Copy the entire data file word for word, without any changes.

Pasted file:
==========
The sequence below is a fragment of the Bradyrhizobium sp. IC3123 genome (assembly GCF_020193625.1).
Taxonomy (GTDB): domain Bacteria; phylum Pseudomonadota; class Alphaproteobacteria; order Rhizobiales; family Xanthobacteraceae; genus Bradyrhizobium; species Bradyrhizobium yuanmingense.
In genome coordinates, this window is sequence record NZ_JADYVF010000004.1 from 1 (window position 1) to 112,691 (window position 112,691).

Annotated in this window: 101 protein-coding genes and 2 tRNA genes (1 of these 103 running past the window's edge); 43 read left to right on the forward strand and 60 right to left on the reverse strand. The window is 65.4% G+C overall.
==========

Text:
The sequence below is a fragment of the Bradyrhizobium sp. IC3123 genome (assembly GCF_020193625.1).
Taxonomy (GTDB): domain Bacteria; phylum Pseudomonadota; class Alphaproteobacteria; order Rhizobiales; family Xanthobacteraceae; genus Bradyrhizobium; species Bradyrhizobium yuanmingense.
In genome coordinates, this window is sequence record NZ_JADYVF010000004.1 from 1 (window position 1) to 112,691 (window position 112,691).

Annotated in this window: 101 protein-coding genes and 2 tRNA genes (1 of these 103 running past the window's edge); 43 read left to right on the forward strand and 60 right to left on the reverse strand. The window is 65.4% G+C overall.